To all my housed friends enjoying the snow

This is NOT meant to shame you. You shouldn’t feel bad for having a warm place to be, with hot food & beverages, heat & blankets. Nor should you feel ashamed that snow is fun and you love playing in it. I don’t want you to feel bad – I desperately want you to want what you have for every person. I want you to keep in your mind and in your heart those for whom snow is deadly. 

Our local response, once again, is entirely inadequate. 

Earlier this week, before the first flakes fell, there was – once again – no response plan for a significant snow event. No warming center. No emergency shelter. No plan to check on camps to ensure they have food, water, and ways to stay warm—the basic necessities for life. Thanks to a few dedicated heroes in our community, a warming center was arranged, shelter beds created, donations wrangled by volunteers. 

Yesterday, AFTER the snow had begun to pile up, a local hospital released a man who just had both legs amputated. They sent him to a shelter with only thin mats on the hard floor, where they make everyone leave at 4:30am. Thanks to dedicated members of the service community, he got a 24/7 bed (an actual bed) at a different shelter.

AFTER the snow began to fall, calls went out for donations. Organizers scrambled to purchase and deliver supplies before the storm worsened. This was done on the fly with little centralized coordination.

For at least a decade, people in the advocacy community have called for a community-wide emergency response plan for significant weather events or other natural disasters. Those calls have been ignored. Every other year or so, another big storm hits, people die, and just as the storm passes, so does our community’s concern.

I don’t want you to feel bad for loving the snow. I want you to feel ashamed that our community doesn’t have a strategic emergency response plan. I want you to feel furious that people die needlessly in every major storm that passes through. I want you to be enraged that the experts in our community trying to save lives are continually ignored.

Gandhi said, “The measure of a civilization is how it treats its weakest members.”

How do we measure? Who are we, as a community, that we let people die in the cold when we could prevent it with the flick of a pen?

Once again, I ask our elected officials to correct our collective moral failure. Do this by forming a citizen advisory committee to craft a multi-jurisdictional emergency response plan that protects our unhoused neighbors, the elderly, and anyone who is adversely impacted by catastrophic events.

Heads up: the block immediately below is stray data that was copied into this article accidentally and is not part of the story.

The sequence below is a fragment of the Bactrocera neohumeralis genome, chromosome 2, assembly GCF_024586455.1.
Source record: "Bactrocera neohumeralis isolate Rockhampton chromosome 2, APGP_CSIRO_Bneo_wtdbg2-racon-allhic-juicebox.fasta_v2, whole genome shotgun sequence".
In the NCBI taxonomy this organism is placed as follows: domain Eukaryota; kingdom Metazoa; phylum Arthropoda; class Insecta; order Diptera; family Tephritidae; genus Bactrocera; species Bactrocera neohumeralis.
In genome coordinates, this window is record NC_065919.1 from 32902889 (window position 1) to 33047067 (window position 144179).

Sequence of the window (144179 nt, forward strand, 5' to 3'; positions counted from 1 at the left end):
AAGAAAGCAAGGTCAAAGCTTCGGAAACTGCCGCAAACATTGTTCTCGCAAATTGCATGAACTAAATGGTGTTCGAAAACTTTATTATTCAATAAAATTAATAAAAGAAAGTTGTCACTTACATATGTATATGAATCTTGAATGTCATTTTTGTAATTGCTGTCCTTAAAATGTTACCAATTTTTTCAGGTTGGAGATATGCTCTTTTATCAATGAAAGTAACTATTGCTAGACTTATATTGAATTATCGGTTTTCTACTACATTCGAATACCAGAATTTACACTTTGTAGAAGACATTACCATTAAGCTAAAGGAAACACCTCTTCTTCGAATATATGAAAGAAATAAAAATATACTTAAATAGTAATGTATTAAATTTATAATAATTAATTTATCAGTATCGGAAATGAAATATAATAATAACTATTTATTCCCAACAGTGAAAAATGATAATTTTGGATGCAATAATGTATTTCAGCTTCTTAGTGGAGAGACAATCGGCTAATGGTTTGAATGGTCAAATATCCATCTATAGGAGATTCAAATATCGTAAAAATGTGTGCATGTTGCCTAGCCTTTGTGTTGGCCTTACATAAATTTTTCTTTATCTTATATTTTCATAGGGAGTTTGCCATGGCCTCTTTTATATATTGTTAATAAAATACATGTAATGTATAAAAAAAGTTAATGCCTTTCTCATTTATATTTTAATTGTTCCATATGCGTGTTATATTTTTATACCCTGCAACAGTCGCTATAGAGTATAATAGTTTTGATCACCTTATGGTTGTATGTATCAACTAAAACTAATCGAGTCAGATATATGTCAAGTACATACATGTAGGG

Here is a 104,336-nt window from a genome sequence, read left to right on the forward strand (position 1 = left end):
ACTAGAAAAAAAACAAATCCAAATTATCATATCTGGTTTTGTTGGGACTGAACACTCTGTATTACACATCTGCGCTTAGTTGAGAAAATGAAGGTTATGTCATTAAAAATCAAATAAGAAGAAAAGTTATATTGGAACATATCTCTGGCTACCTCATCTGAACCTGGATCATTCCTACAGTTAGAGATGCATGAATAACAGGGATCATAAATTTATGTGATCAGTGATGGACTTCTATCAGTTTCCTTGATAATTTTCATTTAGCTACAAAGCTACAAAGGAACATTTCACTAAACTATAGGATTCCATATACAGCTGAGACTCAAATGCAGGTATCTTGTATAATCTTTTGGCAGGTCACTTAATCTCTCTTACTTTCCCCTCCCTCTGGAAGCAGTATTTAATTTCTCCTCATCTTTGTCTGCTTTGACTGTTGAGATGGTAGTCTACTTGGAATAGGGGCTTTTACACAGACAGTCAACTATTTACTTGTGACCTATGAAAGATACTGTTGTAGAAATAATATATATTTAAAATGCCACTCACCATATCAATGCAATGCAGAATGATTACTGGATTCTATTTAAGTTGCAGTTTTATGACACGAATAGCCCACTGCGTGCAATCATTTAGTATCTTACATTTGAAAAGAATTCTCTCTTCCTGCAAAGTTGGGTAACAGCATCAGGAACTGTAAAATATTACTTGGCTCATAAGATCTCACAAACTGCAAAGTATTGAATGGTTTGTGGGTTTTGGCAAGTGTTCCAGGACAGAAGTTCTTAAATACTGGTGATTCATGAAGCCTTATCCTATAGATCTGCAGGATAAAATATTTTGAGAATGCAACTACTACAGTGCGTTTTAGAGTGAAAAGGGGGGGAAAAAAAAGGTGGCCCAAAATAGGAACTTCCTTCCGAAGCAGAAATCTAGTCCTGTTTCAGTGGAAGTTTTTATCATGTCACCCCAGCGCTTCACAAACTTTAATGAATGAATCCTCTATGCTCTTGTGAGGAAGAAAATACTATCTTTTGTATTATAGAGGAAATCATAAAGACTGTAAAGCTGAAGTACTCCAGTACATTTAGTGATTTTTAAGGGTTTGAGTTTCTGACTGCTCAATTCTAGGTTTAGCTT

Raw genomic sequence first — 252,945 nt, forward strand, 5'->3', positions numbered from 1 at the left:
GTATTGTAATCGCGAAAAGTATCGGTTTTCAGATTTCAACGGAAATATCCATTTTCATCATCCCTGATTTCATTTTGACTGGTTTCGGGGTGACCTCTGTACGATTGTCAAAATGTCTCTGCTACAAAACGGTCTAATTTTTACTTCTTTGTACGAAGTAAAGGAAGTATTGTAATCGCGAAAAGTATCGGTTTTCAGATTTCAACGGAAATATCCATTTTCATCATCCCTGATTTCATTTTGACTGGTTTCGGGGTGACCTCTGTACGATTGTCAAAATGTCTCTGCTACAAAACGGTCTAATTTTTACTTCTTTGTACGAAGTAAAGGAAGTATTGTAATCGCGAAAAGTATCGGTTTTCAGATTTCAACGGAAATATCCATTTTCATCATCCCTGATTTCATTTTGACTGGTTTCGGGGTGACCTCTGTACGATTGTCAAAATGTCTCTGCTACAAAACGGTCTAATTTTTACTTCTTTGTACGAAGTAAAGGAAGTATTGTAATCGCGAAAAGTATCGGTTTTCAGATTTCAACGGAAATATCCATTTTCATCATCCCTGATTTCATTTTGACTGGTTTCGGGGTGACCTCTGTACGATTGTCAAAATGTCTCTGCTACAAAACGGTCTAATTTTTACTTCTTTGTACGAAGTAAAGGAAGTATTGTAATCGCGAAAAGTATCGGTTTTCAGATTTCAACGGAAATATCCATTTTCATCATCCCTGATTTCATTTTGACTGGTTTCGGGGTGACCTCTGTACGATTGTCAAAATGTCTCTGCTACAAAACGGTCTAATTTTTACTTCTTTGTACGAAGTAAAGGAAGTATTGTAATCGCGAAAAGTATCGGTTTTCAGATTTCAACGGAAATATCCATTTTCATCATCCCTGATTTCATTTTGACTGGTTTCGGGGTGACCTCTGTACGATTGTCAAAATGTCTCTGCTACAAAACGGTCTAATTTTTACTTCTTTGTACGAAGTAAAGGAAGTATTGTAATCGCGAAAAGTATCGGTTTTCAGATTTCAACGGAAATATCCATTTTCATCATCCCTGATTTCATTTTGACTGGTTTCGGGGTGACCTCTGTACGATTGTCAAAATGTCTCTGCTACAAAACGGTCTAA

I hope this is the last year I have to write this.

By Rob Richards


  • Thank you for speaking up for the unhoused citizens in our community. Good article with the right approach. Would it be helpful to write a follow up article explaining what exactly are citizen advisory committees, who can create one and how to do it, and examples of some CAC’s that are already functioning and what they have accomplished? This kind of information might give encouragement to some concerned citizens to take you up on your suggestion. Some bread crumbs to lure some caring individuals to the planning table.

  • Yes, thank you Rob. You articulated the problem better than I ever could!
    Over the last few years I have seen more and more people step up to help our unhoused community members. They see that there is no coordinated effort by the Powers That Be, so they do what they can to alleviate the suffering of those who have been abandoned by modern society.
    I’ve gotten texts from so many people; some asking how they can help, some wanting to deliver what they already knew we would need. Others just show up with needed supplies. It’s wonderful that the people of Oly see a need, and respond so enthusiastically. It’s sad that private citizens are using their limited resources to plug a hole that the municipalities seem to be ignoring.

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